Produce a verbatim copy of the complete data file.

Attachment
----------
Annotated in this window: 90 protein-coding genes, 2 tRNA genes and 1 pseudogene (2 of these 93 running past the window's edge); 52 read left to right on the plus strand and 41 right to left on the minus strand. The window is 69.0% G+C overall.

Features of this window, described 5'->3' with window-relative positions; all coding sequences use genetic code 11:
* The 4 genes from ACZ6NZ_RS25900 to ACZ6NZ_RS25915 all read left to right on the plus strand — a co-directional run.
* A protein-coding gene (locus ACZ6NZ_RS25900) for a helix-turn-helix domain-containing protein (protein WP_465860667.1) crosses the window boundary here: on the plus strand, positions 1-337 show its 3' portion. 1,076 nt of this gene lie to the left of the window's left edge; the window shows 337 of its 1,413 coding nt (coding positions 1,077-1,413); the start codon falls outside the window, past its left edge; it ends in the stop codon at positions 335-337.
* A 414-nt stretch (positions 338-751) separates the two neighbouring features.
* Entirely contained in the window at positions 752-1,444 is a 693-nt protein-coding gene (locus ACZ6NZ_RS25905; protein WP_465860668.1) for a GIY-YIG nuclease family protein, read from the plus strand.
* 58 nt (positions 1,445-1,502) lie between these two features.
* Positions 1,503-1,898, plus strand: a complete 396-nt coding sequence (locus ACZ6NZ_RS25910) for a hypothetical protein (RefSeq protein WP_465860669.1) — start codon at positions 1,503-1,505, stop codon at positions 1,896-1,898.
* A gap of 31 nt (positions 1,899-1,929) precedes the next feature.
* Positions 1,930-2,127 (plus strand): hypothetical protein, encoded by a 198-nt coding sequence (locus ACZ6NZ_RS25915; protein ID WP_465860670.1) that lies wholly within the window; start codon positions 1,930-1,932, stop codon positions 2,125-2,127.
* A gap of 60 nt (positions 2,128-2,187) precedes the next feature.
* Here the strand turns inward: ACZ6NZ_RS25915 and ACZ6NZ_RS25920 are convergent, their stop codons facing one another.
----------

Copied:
Annotated in this window: 90 protein-coding genes, 2 tRNA genes and 1 pseudogene (2 of these 93 running past the window's edge); 52 read left to right on the plus strand and 41 right to left on the minus strand. The window is 69.0% G+C overall.

Features of this window, described 5'->3' with window-relative positions; all coding sequences use genetic code 11:
* The 4 genes from ACZ6NZ_RS25900 to ACZ6NZ_RS25915 all read left to right on the plus strand — a co-directional run.
* A protein-coding gene (locus ACZ6NZ_RS25900) for a helix-turn-helix domain-containing protein (protein WP_465860667.1) crosses the window boundary here: on the plus strand, positions 1-337 show its 3' portion. 1,076 nt of this gene lie to the left of the window's left edge; the window shows 337 of its 1,413 coding nt (coding positions 1,077-1,413); the start codon falls outside the window, past its left edge; it ends in the stop codon at positions 335-337.
* A 414-nt stretch (positions 338-751) separates the two neighbouring features.
* Entirely contained in the window at positions 752-1,444 is a 693-nt protein-coding gene (locus ACZ6NZ_RS25905; protein WP_465860668.1) for a GIY-YIG nuclease family protein, read from the plus strand.
* 58 nt (positions 1,445-1,502) lie between these two features.
* Positions 1,503-1,898, plus strand: a complete 396-nt coding sequence (locus ACZ6NZ_RS25910) for a hypothetical protein (RefSeq protein WP_465860669.1) — start codon at positions 1,503-1,505, stop codon at positions 1,896-1,898.
* A gap of 31 nt (positions 1,899-1,929) precedes the next feature.
* Positions 1,930-2,127 (plus strand): hypothetical protein, encoded by a 198-nt coding sequence (locus ACZ6NZ_RS25915; protein ID WP_465860670.1) that lies wholly within the window; start codon positions 1,930-1,932, stop codon positions 2,125-2,127.
* A gap of 60 nt (positions 2,128-2,187) precedes the next feature.
* Here the strand turns inward: ACZ6NZ_RS25915 and ACZ6NZ_RS25920 are convergent, their stop codons facing one another.